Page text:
Position vector of P =

Position vector of P =

Problem 2: If  and  are position vectors of points A and B respectively, then find the position vector of points of trisection of AB.

Solution:

Let P and Q be points of trisection. Then, AP = PQ = QB = k (constant variable)

PB = PQ + QB = k + k = 2k

P divides AB in the ratio 1 : 2

Using internally section formula, where m=1 and n=2

Position vector of P =

Position vector of P =

Position vector of P =

Now, we can clearly see that Q is the mid-point of PB.

Apply mid-point section formula we have,

Position vector of Q =

Position vector of Q =

Position vector of Q =

Problem 3: If D is the mid-point of the side BC of a triangle ABC, prove that

Solution:

Let A be the origin here and position vectors of B and C be  and  respectively.

As D is the mid-point of BC.

Applying mid-point section formula, we get

Position vector of D =

As,

Hence, Proved!!

### Components of a vector

Let’s take the points A(1, 0, 0), B(0, 1, 0) and C(0, 0, 1) on the x-axis, y-axis and z-axis, respectively. Then,

= 1,  = 1 and  = 1

The vectors,  and  are having magnitude unity or 1, which are called unit vectors along the axes OX, OY and OZ, respectively, and denoted by  and  respectively.

Lets, consider the position vector , of a point P(x, y, z). Let P1 be the foot of the perpendicular from P on the XY plane.

Hence we see that P1P is parallel to z-axis. As  and  are the unit vectors along the axes x, y and z, respectively, and by the definition of the coordinates of P, we have

Using triangle law, from triangle OQP1, we have

Using triangle law, from triangle OP1P, we have

Hence, the position vector of P with reference to O is as follows:

#### Length

The length of vector  ,

OP12 = OQ2 + QP12    (Using Pythagoras theorem)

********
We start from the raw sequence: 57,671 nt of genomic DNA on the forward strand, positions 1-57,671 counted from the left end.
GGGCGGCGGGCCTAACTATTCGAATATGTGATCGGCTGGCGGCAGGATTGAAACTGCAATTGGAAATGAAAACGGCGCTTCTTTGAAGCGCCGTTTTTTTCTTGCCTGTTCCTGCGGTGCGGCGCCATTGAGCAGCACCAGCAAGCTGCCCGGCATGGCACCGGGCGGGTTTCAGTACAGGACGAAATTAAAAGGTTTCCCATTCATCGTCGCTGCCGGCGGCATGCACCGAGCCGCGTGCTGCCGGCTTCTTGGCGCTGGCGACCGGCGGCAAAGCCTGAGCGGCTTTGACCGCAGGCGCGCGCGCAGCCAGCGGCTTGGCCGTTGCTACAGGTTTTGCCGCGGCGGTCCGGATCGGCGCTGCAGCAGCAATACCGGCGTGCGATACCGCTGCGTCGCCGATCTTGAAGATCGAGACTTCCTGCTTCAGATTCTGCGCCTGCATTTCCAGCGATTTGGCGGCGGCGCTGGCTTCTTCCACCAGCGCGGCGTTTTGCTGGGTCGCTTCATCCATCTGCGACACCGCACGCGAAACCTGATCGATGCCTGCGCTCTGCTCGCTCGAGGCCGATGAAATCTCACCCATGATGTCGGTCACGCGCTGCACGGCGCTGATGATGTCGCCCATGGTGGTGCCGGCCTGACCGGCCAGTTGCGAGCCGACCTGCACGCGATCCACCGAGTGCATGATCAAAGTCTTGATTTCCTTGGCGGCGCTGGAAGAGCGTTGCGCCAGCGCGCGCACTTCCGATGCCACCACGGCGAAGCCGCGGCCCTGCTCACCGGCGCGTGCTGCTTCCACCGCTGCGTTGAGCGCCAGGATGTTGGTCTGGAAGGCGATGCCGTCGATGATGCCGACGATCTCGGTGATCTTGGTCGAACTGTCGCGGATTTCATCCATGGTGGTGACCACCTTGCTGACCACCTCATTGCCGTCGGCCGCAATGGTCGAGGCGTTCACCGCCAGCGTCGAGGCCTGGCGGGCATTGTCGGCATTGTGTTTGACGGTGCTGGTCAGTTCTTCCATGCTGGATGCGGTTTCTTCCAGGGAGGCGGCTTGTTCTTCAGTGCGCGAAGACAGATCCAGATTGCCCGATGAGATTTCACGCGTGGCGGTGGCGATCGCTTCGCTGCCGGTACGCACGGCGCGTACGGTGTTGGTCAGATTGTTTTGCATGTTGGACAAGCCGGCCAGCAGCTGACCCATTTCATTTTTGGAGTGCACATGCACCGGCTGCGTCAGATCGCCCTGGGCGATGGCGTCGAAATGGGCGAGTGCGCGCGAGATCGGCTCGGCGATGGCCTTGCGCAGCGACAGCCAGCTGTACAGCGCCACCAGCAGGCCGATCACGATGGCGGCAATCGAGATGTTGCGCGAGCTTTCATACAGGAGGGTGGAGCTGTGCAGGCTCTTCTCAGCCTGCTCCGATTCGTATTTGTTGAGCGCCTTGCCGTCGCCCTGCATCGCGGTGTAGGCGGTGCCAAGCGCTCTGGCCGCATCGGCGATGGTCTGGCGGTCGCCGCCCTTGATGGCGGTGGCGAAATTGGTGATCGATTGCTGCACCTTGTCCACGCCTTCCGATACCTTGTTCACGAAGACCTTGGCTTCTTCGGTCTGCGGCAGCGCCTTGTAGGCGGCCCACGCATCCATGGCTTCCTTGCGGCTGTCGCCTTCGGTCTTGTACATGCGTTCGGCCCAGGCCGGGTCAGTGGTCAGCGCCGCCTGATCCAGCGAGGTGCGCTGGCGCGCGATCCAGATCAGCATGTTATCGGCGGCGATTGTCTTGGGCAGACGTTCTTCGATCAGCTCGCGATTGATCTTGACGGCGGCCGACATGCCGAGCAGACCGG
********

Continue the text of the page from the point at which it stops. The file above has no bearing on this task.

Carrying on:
OP12 = x2 + y2

and in the right-angled triangle OP1 P, we have

OP2 = OP12 + PP12

OP2 = x2 + y2 + z

OP =

Hence, the length of vector

If  and  are two vectors as  and  then,

Sum

Difference

The vectors , iff

a1 = a2, b1 = b2 and c1 = c2

The multiplication of vector  by any scalar k is given by

### Vector joining two points

If P(x1, y1, z1) and Q(x2, y2, z2) are any two points, then the vector joining P and Q is the vector

Joining the points P and Q with the origin O, and applying triangle law, from the triangle OPQ, we have

Using the properties of vector addition, the above equation become

Hence, the magnitude of  is as follows:

Problem 1: Find the value of x, y and z so that the vectors  and  are equal.

Solution:

Two vectors  and  are equal iff

a1 = a2 , b1 = b2 and c1 = c2

Hence, the values of x = 2, y = 2 and z =1.

Problem 2: Find the magnitude of the vector

Solution:

As, we have

= 7

Problem 3: Find the unit vector of given vector as

Solution:

Let,

= 7

So, the unit vector in the direction of  is given by,

Problem 4: Find the unit vector of given vector as , where the points P(1,2,3) and Q(4,5,6).

Solution:

Position vector of P(1,2,3) =

Position vector of Q(4,5,6) =

=  –

Now, magnitude of

= 3√3

So, the unit vector in the direction of  is given by,

Problem 5: Show that the vector  and  are collinear.

Solution:

Let,  and

As, we can see

This implies,

Hence,  and  are collinear.

Problem 6: If A(2,0,0), B(0,1,0), C (0,0,2) have position vectors, show that △ABC is isosceles triangle.

Solution:

Position vector of A(2,0,0) =

Position vector of B(0,1,0) =

Position vector of C(0,0,2) =

Now, magnitude of

=

Now, magnitude of

Clearly, AB = BC.

Hence, △ABC is isosceles triangle.